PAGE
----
The Top of the World as We Know it

When we have told people we were moving to Nepal, most often people ask us about the mountains.  Can we seem them from our house? Will we be living in the mountains? What altitude are we living at?  We don’t have too much contact with the mountains and thus have pretty lame answers to these questions.  Kathmandu is about the same altitude as Denver so not really that up there,  Kathmandu is hilly, but it is within a valley so we don’t live in the mountains, and there generally is no view at all of the mountains from Kathmandu.  Though every once in a while the snow globe of smog lifts from the city and you can see the valley walls and maybe just a peak of the mountains somewhere out there.

We traveled to Nagarkot last week to take a little family break and to hopefully catch a glimpse of the Annapurna and Himalaya ranges.  “I want to touch them” Dave whispered, when we got our first clear look.  Not me, I just wanted to watch them.   I don’t really have words to describe these crazy huge mountains.  I’m not sure how to explain what it felt like to be looking at the top of the world, except it suddenly it made sense to me that there is not a lot of air up there because how could there be space for anything more than mountain; and that it hurt to watch them the way beautiful things hurt sometimes; and I was all steamed up that people were climbing all over them and leaving trash up there; and I felt small and insignificant but not uncomfortably so, more of an ‘all is right with the world’ sort of feeling; and I had such a sense of God,  just God, more God than I usually allow, more God than I am comfortable with but I wasn’t afraid because God and these mountains made sense.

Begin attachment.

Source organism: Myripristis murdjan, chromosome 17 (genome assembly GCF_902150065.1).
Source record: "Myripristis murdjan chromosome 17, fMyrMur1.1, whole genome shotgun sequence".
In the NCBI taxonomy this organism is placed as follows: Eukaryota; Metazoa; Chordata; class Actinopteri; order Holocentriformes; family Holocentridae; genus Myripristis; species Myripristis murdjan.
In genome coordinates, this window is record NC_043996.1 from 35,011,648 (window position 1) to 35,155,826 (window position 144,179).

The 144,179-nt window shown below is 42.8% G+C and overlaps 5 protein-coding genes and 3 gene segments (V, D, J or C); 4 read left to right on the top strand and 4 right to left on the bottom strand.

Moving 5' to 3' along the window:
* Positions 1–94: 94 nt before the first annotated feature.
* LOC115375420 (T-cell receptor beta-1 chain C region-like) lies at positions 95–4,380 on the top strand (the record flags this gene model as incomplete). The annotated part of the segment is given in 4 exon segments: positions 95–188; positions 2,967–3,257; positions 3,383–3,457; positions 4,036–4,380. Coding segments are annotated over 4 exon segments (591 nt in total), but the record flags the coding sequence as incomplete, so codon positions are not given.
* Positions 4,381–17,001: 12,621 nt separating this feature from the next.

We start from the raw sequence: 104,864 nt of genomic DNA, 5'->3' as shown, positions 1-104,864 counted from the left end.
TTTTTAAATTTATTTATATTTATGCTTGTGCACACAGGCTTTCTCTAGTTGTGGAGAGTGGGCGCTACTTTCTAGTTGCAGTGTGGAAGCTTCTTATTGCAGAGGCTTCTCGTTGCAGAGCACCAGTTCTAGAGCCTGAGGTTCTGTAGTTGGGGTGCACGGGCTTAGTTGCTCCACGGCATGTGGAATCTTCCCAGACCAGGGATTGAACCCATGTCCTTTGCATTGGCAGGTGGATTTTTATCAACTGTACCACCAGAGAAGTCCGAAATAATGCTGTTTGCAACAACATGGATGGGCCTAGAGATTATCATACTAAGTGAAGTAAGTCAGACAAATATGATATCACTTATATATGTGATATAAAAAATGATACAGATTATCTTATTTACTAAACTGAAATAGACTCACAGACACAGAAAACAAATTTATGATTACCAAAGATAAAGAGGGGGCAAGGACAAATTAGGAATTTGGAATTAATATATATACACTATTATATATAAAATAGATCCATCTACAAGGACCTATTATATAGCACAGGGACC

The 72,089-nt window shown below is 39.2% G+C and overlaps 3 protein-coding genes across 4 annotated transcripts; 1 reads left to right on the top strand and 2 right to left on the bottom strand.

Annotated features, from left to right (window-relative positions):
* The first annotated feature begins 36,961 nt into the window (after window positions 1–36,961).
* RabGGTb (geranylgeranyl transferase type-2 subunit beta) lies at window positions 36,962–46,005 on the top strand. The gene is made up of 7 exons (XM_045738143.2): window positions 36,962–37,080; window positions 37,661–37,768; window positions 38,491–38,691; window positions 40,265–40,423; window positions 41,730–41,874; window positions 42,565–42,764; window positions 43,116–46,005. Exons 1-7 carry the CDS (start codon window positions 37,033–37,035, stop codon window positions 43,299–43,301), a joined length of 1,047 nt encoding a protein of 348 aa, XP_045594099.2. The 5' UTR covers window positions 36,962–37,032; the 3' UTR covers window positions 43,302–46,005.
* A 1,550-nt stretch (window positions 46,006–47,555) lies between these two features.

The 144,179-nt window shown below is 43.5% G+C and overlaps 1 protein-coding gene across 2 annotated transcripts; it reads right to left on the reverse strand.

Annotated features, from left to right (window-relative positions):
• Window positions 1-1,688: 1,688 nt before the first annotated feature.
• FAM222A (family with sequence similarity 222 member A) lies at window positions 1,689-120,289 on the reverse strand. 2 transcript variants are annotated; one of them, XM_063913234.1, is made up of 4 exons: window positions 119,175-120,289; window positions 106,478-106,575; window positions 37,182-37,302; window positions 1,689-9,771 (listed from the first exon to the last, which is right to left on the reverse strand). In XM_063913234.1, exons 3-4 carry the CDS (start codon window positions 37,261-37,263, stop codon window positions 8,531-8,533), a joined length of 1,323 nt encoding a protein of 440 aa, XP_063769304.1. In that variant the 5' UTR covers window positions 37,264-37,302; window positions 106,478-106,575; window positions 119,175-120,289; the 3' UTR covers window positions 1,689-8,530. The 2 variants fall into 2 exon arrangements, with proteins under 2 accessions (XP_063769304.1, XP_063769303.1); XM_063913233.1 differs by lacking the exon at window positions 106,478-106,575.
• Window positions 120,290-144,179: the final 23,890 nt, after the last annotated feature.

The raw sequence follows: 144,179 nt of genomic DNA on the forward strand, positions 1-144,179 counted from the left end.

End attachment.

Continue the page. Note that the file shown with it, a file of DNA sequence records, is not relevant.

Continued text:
Anyway since we can’t describe what it is like to look at the top of the world here is a way you can see what we saw.

And you can check it out on our photo page.  Actually, no that won’t work either because you would just be seeing our view through several pieces of glass then tweaked and edited.  No, no I guess you had just better come to Nepal.